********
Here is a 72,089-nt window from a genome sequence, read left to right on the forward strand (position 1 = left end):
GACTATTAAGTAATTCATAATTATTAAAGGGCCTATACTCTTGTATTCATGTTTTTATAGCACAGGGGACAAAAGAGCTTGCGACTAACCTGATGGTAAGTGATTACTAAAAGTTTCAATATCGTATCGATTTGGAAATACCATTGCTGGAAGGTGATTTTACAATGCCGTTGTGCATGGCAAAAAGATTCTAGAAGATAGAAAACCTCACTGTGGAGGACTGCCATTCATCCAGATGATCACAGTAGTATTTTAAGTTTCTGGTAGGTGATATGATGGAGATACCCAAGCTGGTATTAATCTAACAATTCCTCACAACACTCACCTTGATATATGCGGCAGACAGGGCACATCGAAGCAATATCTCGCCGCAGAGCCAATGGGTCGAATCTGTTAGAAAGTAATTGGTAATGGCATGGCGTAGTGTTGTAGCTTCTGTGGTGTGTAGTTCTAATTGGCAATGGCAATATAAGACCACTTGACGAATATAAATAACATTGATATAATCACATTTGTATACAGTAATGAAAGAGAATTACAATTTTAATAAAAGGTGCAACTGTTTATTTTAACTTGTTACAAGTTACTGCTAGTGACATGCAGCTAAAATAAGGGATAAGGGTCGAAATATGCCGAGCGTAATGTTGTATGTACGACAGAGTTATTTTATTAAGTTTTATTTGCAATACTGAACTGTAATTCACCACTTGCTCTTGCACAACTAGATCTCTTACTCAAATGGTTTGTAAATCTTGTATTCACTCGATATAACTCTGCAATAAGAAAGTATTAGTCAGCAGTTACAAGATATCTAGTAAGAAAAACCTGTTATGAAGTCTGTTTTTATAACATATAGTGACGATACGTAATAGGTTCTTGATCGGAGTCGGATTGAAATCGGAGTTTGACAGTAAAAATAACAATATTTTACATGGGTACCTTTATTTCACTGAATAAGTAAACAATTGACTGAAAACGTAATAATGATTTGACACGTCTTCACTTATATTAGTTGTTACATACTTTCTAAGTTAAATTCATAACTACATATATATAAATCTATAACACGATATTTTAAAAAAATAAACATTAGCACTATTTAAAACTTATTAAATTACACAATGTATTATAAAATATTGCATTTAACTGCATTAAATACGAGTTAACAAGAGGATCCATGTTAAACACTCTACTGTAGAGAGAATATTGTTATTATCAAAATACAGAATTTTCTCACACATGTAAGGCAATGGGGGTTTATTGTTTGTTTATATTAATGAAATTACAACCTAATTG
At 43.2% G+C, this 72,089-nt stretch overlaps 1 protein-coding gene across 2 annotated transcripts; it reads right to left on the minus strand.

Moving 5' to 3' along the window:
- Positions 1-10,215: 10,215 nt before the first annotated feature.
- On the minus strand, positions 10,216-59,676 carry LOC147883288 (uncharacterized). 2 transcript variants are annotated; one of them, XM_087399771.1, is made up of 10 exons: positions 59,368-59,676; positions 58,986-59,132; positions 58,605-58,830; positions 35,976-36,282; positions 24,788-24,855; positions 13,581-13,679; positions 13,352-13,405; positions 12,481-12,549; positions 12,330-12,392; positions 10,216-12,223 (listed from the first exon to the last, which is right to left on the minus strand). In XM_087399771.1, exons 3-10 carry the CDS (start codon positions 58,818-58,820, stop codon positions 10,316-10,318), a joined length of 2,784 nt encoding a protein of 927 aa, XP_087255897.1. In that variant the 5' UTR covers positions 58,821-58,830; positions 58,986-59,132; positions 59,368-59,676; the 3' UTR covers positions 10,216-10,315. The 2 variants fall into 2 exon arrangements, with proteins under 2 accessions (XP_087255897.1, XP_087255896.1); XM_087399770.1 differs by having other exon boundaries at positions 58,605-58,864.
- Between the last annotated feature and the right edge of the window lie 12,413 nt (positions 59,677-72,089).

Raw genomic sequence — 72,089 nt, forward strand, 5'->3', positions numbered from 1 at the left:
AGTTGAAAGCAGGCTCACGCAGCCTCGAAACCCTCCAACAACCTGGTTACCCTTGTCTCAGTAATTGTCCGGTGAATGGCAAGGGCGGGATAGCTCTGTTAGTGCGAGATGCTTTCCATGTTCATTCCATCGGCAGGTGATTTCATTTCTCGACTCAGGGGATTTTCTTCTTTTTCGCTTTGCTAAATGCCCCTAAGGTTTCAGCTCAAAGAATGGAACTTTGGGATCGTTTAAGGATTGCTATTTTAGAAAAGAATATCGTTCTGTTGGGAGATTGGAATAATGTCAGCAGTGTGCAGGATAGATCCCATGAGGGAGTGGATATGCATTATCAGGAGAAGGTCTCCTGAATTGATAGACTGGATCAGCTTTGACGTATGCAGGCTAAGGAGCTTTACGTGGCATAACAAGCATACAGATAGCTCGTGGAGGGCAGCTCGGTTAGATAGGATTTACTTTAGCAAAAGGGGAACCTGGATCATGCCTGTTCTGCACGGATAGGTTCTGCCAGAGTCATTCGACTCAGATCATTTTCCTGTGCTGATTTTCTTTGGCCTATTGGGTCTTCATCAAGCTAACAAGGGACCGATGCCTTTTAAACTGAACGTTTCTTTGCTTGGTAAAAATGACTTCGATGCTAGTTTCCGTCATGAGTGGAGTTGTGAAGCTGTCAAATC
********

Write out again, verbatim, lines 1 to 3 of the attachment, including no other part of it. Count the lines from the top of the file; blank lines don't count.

Here is a 72,089-nt window from a genome sequence, read left to right on the forward strand (position 1 = left end):
GACTATTAAGTAATTCATAATTATTAAAGGGCCTATACTCTTGTATTCATGTTTTTATAGCACAGGGGACAAAAGAGCTTGCGACTAACCTGATGGTAAGTGATTACTAAAAGTTTCAATATCGTATCGATTTGGAAATACCATTGCTGGAAGGTGATTTTACAATGCCGTTGTGCATGGCAAAAAGATTCTAGAAGATAGAAAACCTCACTGTGGAGGACTGCCATTCATCCAGATGATCACAGTAGTATTTTAAGTTTCTGGTAGGTGATATGATGGAGATACCCAAGCTGGTATTAATCTAACAATTCCTCACAACACTCACCTTGATATATGCGGCAGACAGGGCACATCGAAGCAATATCTCGCCGCAGAGCCAATGGGTCGAATCTGTTAGAAAGTAATTGGTAATGGCATGGCGTAGTGTTGTAGCTTCTGTGGTGTGTAGTTCTAATTGGCAATGGCAATATAAGACCACTTGACGAATATAAATAACATTGATATAATCACATTTGTATACAGTAATGAAAGAGAATTACAATTTTAATAAAAGGTGCAACTGTTTATTTTAACTTGTTACAAGTTACTGCTAGTGACATGCAGCTAAAATAAGGGATAAGGGTCGAAATATGCCGAGCGTAATGTTGTATGTACGACAGAGTTATTTTATTAAGTTTTATTTGCAATACTGAACTGTAATTCACCACTTGCTCTTGCACAACTAGATCTCTTACTCAAATGGTTTGTAAATCTTGTATTCACTCGATATAACTCTGCAATAAGAAAGTATTAGTCAGCAGTTACAAGATATCTAGTAAGAAAAACCTGTTATGAAGTCTGTTTTTATAACATATAGTGACGATACGTAATAGGTTCTTGATCGGAGTCGGATTGAAATCGGAGTTTGACAGTAAAAATAACAATATTTTACATGGGTACCTTTATTTCACTGAATAAGTAAACAATTGACTGAAAACGTAATAATGATTTGACACGTCTTCACTTATATTAGTTGTTACATACTTTCTAAGTTAAATTCATAACTACATATATATAAATCTATAACACGATATTTTAAAAAAATAAACATTAGCACTATTTAAAACTTATTAAATTACACAATGTATTATAAAATATTGCATTTAACTGCATTAAATACGAGTTAACAAGAGGATCCATGTTAAACACTCTACTGTAGAGAGAATATTGTTATTATCAAAATACAGAATTTTCTCACACATGTAAGGCAATGGGGGTTTATTGTTTGTTTATATTAATGAAATTACAACCTAATTG
At 43.2% G+C, this 72,089-nt stretch overlaps 1 protein-coding gene across 2 annotated transcripts; it reads right to left on the minus strand.